Q&A with artist Mark Stafford

Q+A with Mark Stafford 

Interview carried out by Dr Ryan Prout, Cardiff University, co-organiser of the All Is Not Well 2.0 project.

RP: How would you define your style and are there particular influences or formative experiences that you would point to as significant? 

MS: My usual one-liner about drawing style is that it’s not something you aim for, it’s something you end up with. I could fill pages listing all the creators that have had some impact on me at various stages of my life, but neither of us has the time and half of them would only mean something to me. I was raised on British comics. Love a lot of European comics. Love bits of manga, and am generally more inclined to arty ink-spreaders than the stuff that gets turned into blockbusters. Big names for me would be José Muñoz, Ronald Searle, Max Andersson, George Grosz, Lynda Barry and thousands of others that my work looks bugger all like. Generally I’m drawn more towards surrealism and expressionism than realism, but that’s in there too. 

RP: Are there any drawbacks to using digital media and devices in comics creation, and how do you work between digital and analogue when drawing a comic? 

MS: I’d give the standard – ‘it’s all just tools, it’s just a matter of how you use them’ answer, but I really prefer working on paper with ink and dip pen/brush to working on screen. Partly because, as the century lurches on, anything that drags you away from the sodding screens for a bit is to be cherished. That said, I use computers to compose my pencil sketches into something workable before inking, and use it to colour the work afterwards, so it’s a mix. The emergence of AI imagery recently, and reactions to it, has been interesting/terrifying for cartoonists who can see their jobs on the line, and who weren’t exactly being showered in gold to begin with. I don’t know. Maybe having a wonky ink line is a bulwark against the encroaching future…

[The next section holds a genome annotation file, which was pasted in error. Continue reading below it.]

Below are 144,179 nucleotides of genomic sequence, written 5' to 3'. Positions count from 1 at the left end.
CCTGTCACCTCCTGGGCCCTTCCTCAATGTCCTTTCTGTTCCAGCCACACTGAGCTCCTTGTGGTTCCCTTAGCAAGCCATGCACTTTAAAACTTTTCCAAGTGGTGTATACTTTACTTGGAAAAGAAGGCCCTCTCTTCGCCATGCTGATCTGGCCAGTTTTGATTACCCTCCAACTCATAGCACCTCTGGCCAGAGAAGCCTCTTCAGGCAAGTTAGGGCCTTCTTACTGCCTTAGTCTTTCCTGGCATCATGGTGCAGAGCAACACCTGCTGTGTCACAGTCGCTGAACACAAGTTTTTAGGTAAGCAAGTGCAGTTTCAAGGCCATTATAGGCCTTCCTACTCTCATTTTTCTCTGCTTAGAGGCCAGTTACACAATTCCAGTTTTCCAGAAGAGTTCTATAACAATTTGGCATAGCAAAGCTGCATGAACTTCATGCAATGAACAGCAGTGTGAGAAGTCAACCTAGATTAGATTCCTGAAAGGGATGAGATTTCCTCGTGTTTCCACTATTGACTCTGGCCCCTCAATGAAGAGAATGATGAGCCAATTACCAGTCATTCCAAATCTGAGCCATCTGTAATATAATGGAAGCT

RP: Would you say there is a look, character, or set of concerns that’s distinctive to the work of comics artists and graphic novelists working in the UK?  

MS: There’s definitely a difference in the sense of humour and more of a down-to-earth sensibility when racked up against the aspirational American product, but pinning down a definitive UK comics aesthetic is difficult. Definitely the war-horses of the UK newsagents shelves, the Beano, 2000AD, Viz, seem to have survived because they have very strong national identities that don’t have easy equivalents from elsewhere in the world. There seem to be a lot of downbeat biographies and memoirs in the British graphic novel world at the moment, indulging our instinct for the kitchen sink. I hope that this gets balanced with another of our strong suits. More William Blake and Mary Shelley wouldn’t go amiss. I’m doing my bit. 

RP: How do horror, satire, and unease fit together in your work? 

MS: Beautifully, I hope. My favourite parts of horror and disaster films are often the early scenes, where we’re seeing things that the characters don’t notice or can’t understand. Clocking up signs that something awful is coming down the track. I love images that contain that sense of foreboding. I hope I’m good at that. Characters are smiling, and saying positive things, but the linework suggests some kind of imminent collapse. That’s my look. I think it has become satirical because we’re surrounded by inane sloganeering and false positivity. Everybody has been advised to become their own brand, and be on message at all times. Unfortunately I’m not great at drawing imagery that matches with that aesthetic, So everything looks a bit psychotic and wrong. I’m sure I shall master it some day…